Well before Denver’s Initiative 300 passed — a measure to allow public consumption of marijuana — the Colorado Department of Revenue’s (CDOR) Liquor Enforcement Division was well on the way to issuing rules to amend it.
What voters passed on Nov. 8 was an initiative creating a four-year pilot program allowing for certain businesses, like bars, cafes or music venues, to seek permits for consumption of bring-your-own marijuana for adults over 21 years old, given the licensee met several qualifications, including approval from their neighborhood.
But on Nov. 18, CDOR approved new regulations, including Rule 47-900, prohibiting liquor licenses from allowing the consumption of marijuana on their licensed premises, significantly augmenting the practical application and spirit of Initiative 300.
In a CDOR press release, the department justified Rule 47-900 by citing their obligation to protect the public safety and health of general society: “After carefully considering all impacts to Coloradans and industry, this rule is in the best interests of public health and safety resulting from public and dual consumption.”
To arrive at this decision, CDOR brought various stakeholders together in working groups in the months prior to the vote, just in case it passed. During this time the Retail Marijuana Public Health Advisory Committee, made up of scientists and doctors, found “substantial evidence” that dual or poly consumption (being intoxicated by two or more substances at one time) increases impairment and the risk of a motor vehicle crash.
In a statement, Dr. Larry Wolk, executive director and chief medical officer at Colorado Department of Public Health and Environment said, “If marijuana use is allowed in establishments that hold a liquor license, dual use certainly would occur regularly and present a danger to public health and safety.”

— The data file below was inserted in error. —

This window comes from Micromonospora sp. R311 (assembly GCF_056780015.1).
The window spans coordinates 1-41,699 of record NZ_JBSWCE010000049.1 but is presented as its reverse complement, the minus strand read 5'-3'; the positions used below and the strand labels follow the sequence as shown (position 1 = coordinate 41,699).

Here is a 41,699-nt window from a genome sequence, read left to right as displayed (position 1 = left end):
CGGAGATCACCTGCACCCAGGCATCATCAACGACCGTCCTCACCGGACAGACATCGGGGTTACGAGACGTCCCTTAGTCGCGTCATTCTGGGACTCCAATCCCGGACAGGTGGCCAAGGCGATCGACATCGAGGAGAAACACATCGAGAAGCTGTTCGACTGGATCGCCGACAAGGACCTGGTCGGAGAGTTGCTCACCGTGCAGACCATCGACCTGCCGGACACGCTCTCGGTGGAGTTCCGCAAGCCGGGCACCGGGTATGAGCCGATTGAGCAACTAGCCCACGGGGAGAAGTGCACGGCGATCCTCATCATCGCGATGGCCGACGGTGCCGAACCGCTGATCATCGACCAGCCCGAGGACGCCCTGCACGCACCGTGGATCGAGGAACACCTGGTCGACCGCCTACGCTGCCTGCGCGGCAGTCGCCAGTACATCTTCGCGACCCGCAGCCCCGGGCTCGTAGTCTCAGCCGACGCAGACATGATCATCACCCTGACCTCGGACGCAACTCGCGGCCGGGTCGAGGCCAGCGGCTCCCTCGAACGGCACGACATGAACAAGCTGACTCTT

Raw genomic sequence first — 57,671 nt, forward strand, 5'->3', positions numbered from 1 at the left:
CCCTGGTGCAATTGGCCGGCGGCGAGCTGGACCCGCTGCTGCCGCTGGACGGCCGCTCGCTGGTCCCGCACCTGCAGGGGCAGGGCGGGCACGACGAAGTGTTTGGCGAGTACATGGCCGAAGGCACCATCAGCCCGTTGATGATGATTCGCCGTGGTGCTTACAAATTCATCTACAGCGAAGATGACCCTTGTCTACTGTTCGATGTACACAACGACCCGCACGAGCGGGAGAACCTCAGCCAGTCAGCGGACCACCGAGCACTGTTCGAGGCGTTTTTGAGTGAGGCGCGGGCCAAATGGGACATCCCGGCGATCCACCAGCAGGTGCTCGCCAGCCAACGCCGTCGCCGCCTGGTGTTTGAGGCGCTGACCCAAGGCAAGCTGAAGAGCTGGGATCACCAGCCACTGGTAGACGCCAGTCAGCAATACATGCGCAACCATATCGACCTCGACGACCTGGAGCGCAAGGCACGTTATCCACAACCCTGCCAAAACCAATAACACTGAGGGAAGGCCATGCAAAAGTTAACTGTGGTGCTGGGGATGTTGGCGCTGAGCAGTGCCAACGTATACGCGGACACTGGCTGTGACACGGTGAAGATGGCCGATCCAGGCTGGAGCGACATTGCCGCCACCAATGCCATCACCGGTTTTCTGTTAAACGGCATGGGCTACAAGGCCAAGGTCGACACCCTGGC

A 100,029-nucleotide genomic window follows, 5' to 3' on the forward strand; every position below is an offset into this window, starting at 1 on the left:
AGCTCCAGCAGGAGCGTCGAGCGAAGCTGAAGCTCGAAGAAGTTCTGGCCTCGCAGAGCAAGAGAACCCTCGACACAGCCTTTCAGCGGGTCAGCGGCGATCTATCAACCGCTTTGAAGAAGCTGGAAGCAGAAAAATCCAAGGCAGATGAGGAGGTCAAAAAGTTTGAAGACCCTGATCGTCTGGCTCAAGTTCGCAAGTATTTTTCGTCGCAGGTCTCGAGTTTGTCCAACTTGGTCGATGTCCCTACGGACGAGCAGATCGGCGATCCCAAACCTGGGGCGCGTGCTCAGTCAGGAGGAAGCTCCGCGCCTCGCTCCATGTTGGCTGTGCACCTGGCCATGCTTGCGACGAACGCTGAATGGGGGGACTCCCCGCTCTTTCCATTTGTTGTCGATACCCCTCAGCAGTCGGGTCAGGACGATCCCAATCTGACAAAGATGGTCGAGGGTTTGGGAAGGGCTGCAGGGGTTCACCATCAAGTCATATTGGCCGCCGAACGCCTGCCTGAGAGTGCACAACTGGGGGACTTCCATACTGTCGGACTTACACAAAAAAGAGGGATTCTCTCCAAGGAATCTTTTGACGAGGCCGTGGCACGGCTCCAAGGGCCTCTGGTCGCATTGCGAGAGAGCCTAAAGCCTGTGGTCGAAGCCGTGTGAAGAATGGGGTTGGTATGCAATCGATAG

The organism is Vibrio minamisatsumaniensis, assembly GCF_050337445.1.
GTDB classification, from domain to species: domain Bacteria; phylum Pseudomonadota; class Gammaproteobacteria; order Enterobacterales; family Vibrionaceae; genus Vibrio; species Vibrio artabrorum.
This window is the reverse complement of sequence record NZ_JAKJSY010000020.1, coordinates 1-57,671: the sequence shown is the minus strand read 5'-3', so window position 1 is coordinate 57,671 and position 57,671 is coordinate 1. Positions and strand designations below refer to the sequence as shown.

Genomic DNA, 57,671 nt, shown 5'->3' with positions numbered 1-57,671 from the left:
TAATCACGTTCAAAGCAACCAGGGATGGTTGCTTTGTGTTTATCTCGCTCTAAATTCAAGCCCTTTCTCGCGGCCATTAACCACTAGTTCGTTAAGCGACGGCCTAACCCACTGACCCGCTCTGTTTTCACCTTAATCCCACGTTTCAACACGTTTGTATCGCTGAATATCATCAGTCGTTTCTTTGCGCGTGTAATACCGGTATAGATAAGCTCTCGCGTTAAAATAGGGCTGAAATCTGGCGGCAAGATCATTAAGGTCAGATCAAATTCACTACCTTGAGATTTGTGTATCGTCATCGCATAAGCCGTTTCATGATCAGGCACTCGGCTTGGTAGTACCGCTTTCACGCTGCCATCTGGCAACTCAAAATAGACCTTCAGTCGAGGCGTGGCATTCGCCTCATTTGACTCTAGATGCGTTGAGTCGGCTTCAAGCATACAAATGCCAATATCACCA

In light of these findings, several often opposing stakeholder groups came to the same side of the table in support of regulations curtailing Initiative 300, including Mothers Against Drunk Driving (MADD), the Colorado Restaurant Association (CRA) and several groups from the liquor industry.
In fact, as stated in a CDOR press release, it was the liquor industry that first raised concern with dual-consumption: “The concept was raised by the liquor industry, who expressed concerns about the consumption of marijuana at licensed liquor establishments and the need to expressly prohibit it.”
But the question of dual-consumption is not new — it arrived in a big way on the day Amendment 64 was implemented and adults in Colorado could legally consume marijuana. The associated risks have existed all along without specific objection from many of the stakeholder groups involved in the working process that led to Rule 47-900.
MADD Colorado Executive Director Fran Lanzer explains that they did not take a position on Amendment 64, or Initiative 300 for that matter, because they are not a prohibitionist organization, but rather one that prioritizes public safety.